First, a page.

Your Very Extended Family

6 Aug

So, this is likely to be a big, vague, ‘PROFOUND’ post but I will try to pepper it with pictures and stuff so it hopefully won’t be too dull.

So for those of you who don’t know I’m a bit of a science-buff, in particular I am an evo-nerd (Yes, that is now a word… its my blog so shut up!). I’ve always been fascinated by natural selection, genes, the way in which animals and man are connected yada yada. I studied evolutionary anthropology and whilst I was no prodigy it felt like a good fit: It’s just something that always seemed hugely important, something that on some level I wanted to devote my life to. And by devoting my life I don’t mean studying evolution, I just don’t have the patience, but promoting it, teaching it and making it something fun accessible and relatable.

BUT I’ve had to ask myself does the world really need people who think evolution is cool and want to shout about it? Is that really contributing, is it useful? There are so many worthy occupations, things that the world could do with; Things like doctors and nurses, (good) politicians, teachers and environmentalists, social workers, psychiatrists, international aid workers not to mention plumbers, electricians, engineers and farmers. I’m not saying that the human race has to function like a giant ant colony, but on a personal level I need to feel like I’m doing something good and useful, I’m a bit utilitarian like that.

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So the conclusion I have come to? YES I think evolution is important and YES I think it is relevant. Why? Well here goes: I think there is one massive point you can take from evolution as a concept, something that I feel could do the world of good (pun, lol!) and it is this: We are all so very closely connected, so much more closely connected than I think most people even realise. Genetics, evolution and anthropology really helps to give us some perspective on this. Let me elaborate.

In one of my first lectures on human genetics our class was asked how closely related everyone in the room was. We all looked around at each other, we were a class of roughly 10, all of us were caucasian that much was clear. Also as it turned out all of us were of European descent; largely British but we had a Dutch guy and an Italian girl. So clearly we must be reasonably closely related. With this in mind and the little we knew about human migration and origins, we went for what we though was a reasonably short time ago relatively speaking. I think we arrived at about 40,000 years ago. Our lecturer nodded, smiled to himself, and made a note. We were then asked to estimate when we though the ancestor for EVERY living person on the planet lived. This person would connect every single living person on the planet today…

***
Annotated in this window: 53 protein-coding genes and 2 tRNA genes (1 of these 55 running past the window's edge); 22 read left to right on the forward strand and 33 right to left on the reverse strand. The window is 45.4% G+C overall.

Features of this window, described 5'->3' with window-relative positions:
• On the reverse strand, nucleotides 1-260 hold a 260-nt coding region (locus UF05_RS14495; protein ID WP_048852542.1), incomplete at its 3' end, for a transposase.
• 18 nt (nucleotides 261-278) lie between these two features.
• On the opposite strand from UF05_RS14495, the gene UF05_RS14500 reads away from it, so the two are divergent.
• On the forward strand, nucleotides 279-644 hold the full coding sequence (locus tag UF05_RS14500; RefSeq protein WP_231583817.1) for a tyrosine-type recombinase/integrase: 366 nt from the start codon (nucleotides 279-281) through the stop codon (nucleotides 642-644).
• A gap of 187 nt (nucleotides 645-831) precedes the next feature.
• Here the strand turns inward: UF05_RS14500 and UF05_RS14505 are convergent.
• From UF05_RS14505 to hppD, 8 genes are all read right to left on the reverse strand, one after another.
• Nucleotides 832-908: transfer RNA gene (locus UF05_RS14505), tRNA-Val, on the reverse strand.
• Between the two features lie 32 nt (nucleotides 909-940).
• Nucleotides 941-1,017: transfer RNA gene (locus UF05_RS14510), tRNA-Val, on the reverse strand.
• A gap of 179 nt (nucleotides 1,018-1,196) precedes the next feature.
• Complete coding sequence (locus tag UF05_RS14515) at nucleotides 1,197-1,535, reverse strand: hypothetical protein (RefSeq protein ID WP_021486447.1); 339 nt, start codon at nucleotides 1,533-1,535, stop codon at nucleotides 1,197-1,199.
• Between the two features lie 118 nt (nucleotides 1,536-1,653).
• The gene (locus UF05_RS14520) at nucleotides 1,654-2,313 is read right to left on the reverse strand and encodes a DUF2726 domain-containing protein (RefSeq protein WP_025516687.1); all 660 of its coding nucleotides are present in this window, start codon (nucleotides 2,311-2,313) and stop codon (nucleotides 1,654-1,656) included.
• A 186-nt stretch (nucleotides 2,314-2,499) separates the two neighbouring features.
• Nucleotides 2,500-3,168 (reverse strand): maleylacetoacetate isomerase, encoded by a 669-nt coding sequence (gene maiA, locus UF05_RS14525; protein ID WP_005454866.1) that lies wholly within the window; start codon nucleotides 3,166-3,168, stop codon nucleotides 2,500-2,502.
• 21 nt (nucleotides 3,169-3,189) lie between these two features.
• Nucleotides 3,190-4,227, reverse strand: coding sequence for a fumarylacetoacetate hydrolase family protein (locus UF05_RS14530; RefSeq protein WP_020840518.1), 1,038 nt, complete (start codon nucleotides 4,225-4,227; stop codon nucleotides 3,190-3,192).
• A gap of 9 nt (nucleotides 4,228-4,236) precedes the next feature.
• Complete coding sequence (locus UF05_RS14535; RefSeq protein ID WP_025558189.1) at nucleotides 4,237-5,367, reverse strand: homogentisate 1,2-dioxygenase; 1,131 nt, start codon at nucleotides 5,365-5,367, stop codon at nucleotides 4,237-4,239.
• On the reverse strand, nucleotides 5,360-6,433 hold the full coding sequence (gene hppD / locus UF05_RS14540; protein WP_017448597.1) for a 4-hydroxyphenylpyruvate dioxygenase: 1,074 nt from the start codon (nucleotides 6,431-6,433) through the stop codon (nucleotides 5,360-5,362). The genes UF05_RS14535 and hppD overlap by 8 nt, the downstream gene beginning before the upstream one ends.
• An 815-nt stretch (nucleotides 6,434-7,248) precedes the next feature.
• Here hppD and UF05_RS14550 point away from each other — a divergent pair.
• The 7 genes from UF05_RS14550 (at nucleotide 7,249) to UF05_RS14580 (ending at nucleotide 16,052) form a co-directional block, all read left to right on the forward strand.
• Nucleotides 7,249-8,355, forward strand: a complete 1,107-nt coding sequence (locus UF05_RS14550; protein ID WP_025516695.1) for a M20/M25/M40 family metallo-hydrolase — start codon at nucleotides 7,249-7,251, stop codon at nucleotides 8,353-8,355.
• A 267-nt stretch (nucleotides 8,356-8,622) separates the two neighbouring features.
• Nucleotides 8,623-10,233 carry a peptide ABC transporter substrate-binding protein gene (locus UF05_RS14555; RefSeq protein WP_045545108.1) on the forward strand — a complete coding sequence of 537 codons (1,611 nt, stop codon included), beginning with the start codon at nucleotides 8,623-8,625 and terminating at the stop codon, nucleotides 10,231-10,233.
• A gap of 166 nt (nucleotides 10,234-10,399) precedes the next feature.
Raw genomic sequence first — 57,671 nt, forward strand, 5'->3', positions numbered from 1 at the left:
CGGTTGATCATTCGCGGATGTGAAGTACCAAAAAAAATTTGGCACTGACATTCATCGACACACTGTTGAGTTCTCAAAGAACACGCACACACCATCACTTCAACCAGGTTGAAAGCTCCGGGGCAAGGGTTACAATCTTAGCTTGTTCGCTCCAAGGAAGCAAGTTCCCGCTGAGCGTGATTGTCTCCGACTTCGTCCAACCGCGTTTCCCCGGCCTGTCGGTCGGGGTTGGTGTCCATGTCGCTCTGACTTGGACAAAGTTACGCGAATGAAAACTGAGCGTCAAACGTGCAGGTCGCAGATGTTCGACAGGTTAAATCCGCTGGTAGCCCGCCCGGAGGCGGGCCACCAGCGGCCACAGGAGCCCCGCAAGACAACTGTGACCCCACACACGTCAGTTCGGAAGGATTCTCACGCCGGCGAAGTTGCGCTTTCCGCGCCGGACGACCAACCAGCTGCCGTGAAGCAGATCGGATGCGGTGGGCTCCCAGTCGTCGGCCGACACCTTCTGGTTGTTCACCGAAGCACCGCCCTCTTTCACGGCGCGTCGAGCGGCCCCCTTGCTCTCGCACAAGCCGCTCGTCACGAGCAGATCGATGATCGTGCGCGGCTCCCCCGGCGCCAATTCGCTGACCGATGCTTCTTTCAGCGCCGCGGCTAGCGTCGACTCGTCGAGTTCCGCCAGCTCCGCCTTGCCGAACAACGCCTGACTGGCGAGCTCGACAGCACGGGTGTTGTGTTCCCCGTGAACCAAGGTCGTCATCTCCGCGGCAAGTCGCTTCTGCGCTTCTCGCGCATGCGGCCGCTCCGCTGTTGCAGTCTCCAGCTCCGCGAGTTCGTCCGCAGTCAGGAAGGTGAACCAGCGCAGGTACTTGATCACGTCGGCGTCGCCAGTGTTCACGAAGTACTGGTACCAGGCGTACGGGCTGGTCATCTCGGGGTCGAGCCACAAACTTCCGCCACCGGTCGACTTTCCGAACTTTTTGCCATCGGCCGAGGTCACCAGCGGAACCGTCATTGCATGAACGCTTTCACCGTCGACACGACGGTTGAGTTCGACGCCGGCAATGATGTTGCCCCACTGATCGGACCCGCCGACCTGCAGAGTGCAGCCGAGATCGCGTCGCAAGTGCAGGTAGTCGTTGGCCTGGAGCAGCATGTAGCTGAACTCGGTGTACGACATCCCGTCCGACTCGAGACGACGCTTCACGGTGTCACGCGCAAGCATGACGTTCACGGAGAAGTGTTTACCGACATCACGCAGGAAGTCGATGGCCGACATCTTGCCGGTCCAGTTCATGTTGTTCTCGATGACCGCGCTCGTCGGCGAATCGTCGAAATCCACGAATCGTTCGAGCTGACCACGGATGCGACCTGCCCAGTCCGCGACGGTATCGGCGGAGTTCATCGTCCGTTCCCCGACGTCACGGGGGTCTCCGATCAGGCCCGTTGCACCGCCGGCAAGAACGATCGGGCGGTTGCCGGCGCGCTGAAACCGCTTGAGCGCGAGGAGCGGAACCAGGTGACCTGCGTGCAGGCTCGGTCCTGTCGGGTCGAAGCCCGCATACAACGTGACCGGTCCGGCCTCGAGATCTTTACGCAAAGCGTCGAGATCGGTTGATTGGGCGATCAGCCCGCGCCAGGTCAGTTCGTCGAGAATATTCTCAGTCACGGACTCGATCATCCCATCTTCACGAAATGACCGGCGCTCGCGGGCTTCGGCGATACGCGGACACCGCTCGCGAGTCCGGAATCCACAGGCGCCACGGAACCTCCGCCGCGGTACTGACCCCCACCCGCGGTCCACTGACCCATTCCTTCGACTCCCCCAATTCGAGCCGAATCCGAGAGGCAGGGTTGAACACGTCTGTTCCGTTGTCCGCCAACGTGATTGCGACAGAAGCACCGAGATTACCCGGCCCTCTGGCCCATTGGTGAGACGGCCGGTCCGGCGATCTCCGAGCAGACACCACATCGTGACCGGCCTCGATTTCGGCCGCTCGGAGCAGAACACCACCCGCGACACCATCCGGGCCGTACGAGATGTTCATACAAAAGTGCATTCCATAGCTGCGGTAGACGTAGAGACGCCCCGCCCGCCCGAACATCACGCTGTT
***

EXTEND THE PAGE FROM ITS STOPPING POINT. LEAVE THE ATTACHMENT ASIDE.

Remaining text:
Ok FREEZEFRAME first I want you to get an idea of the sheer enormity of this question. So let me put this in perspective. Take a look at the 11 people below.

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Firstly an introduction, these people are (in no particular order) The Queen of England, Yu Yang the disqualified Chinese olympic badminton player, Nicholas Biwott the Kenyan billionaire, Kajol Mohammed a 9 year old snake charmer from Uttar Pradesh in India, Bill Gates, Angelina Jolie, the woman who served you at Starbucks last month, Terri Munro the 2008 Australian Big Brother winner, Stanzin Namgyal a Ladakhi tour operator, Andry Nirina Rajoelina the president of the high traditional authority of Madagascar, and Zeinia Zaatari the Lebanese born, feminist activist. Phew… now to add one more person into the mix. YOU.

Right, so these 12 people (that’s including you) come from almost every continent on the planet. You are a mix of men and women and you represent a host of age groups, religious backgrounds, political persuasions, ethnic classifications. Some of you are hugely rich, some incredibly poor and as far as I know none of you have ever met and probably never will. (You don’t even have any mutual facebook friends) So, with this in mind, how long ago do you think the person lived who linked all of you 12 people? …..A long time ago, am I right?

Now expand that further, massively further, to every single living man woman and child on the face of the Earth. As a class we imagined that it must be a really loooooong while ago. We had a rough idea that the human species evolved around 3 million years ago. So we predicted that the last time all of the disparate peoples of the world would be able to trace a line back to a single ancestor would be back in Africa, back when the human species was located in one place and not scattered accross the globe. Therefore the very earliest would be 50,000 years ago, around the latest time in which humans began to leave Africa.

Our lecturer made another note, smiled again, and then told us what the current estimate was…

How wrong we were…